Melatonin plays many important roles in the immune system and inflammation control. Scientists have observed abnormalities in melatonin function in a range of autoimmune conditions. Read on to learn more about the effects of melatonin on immunity and inflammation and discover the potential side effects of supplementation.
Please note: the beneficial roles of melatonin as a naturally occurring hormone may not imply the same benefits of melatonin supplementation.
Melatonin is immunomodulatory, which means that it reduces excessive immune function in inflammatory conditions and enhances immune function in immunocompromised people.
Melatonin can either activate or suppress immune cells .
Depending on its concentration, melatonin promotes both Th1 and Th2 responses. In mice, low doses of melatonin increased Th1 cytokine levels. In contrast, high doses decreased the pro-inflammatory cytokines [1, 3].
According to preliminary research, melatonin blocks the release of the following cytokines and inflammatory substances:
- TNF-alpha from macrophages in response to LPS (lipopolysaccharides) 
- Nitric oxide (which causes oxidative stress) from immune cells in response to LPS 
- iNOS, COX-2, and MMPs (by blocking NF-κB)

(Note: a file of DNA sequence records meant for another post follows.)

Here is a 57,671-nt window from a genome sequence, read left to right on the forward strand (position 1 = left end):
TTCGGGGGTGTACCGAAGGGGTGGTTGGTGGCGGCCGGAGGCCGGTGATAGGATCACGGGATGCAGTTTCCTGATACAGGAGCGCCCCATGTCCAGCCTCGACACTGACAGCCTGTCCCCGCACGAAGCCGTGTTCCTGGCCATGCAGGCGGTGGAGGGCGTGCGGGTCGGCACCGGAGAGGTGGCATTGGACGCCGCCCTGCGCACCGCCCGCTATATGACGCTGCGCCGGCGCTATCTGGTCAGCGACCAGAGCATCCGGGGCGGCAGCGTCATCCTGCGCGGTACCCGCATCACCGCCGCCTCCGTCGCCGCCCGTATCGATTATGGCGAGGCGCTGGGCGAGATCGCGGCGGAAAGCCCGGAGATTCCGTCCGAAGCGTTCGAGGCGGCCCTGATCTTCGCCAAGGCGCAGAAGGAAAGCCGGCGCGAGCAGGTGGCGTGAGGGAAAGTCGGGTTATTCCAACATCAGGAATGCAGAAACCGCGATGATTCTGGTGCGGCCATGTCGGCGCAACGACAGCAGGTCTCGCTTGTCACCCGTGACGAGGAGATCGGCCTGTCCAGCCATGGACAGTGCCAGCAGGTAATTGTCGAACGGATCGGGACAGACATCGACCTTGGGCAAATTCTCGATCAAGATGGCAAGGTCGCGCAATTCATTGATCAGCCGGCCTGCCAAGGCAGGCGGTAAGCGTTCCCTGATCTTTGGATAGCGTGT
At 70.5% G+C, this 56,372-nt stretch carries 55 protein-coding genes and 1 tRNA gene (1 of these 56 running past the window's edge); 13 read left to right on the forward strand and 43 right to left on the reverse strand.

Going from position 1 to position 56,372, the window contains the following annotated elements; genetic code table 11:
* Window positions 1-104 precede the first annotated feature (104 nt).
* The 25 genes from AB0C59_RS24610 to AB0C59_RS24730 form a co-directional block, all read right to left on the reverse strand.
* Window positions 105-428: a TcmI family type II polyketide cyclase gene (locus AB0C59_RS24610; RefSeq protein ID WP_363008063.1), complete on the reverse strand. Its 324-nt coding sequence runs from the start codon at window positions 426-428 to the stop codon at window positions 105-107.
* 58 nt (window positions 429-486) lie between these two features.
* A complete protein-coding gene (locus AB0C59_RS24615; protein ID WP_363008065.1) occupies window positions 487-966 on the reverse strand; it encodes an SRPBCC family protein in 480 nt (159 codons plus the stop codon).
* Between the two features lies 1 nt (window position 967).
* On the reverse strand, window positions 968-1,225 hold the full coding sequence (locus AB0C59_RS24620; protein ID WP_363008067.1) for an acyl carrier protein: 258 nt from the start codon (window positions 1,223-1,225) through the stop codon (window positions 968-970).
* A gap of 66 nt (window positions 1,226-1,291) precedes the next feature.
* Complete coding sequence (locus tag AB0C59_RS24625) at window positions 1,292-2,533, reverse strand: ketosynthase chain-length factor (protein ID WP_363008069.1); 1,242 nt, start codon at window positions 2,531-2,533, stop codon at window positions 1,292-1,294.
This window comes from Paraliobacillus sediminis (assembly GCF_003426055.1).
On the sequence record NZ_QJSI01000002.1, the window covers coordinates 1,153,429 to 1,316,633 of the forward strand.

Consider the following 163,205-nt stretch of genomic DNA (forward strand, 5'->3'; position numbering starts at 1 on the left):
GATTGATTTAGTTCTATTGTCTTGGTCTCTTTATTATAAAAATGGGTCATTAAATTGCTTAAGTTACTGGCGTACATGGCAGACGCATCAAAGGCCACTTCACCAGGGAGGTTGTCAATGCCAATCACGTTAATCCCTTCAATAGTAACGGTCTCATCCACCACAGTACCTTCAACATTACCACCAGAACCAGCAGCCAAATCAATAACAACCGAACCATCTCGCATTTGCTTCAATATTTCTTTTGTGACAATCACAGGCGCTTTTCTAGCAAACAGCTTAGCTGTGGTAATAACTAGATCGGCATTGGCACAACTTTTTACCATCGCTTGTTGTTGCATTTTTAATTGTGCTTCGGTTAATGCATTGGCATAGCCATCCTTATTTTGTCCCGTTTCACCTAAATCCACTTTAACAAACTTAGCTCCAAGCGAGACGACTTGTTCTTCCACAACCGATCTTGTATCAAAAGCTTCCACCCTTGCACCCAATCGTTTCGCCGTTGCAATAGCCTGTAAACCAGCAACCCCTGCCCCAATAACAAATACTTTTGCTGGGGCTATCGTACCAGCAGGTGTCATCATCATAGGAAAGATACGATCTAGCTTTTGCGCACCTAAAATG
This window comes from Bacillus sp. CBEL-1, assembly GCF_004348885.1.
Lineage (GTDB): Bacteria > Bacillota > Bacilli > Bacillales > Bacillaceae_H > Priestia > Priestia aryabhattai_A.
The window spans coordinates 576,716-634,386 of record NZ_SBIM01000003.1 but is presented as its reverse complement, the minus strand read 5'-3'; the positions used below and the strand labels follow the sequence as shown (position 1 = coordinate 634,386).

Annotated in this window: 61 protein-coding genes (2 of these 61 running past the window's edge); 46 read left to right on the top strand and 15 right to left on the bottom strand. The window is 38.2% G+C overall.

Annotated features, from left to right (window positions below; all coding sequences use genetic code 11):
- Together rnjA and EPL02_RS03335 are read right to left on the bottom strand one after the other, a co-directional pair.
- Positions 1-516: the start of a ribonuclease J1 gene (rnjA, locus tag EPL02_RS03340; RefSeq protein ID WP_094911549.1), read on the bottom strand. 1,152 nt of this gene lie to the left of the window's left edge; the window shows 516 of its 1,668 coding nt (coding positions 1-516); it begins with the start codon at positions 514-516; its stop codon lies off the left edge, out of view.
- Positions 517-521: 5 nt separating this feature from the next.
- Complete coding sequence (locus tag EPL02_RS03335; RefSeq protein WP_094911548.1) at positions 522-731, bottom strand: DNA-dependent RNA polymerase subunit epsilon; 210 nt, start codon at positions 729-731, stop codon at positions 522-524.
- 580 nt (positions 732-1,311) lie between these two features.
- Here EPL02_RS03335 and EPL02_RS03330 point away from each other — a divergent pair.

- IL-1β and IL-6 
Connection Between Melatonin and the Immune System
Autoimmune destruction of insulin-producing β cells in the pancreas causes Type 1 diabetes (insulin-dependent diabetes mellitus). Pro-inflammatory cytokines like TNF-α and IFN-γ contribute to β cell destruction .
In non-obese diabetic mice (an animal model of type 1 diabetes), chronic administration of melatonin increased survival and delayed the onset of diabetes .
Type 1 diabetes is a Th1-cell-dominant disease, while melatonin shifts the immune response toward Th2 cells .
Surgical transplantation of pancreatic islet grafts (cluster of cells) that produce insulin is a potential therapy for type 1 diabetes. However, the immune system might attack or reject the transplants. Melatonin might be able to prolong graft survival .
In diabetic mice, melatonin administration decreased Th1 cells and increased anti-inflammatory IL-1o cytokines. This inhibits the autoimmune response to the islet transplants. On average, the islet grafts survived for 17 days with melatonin treatment in comparison to 7 days in untreated mice .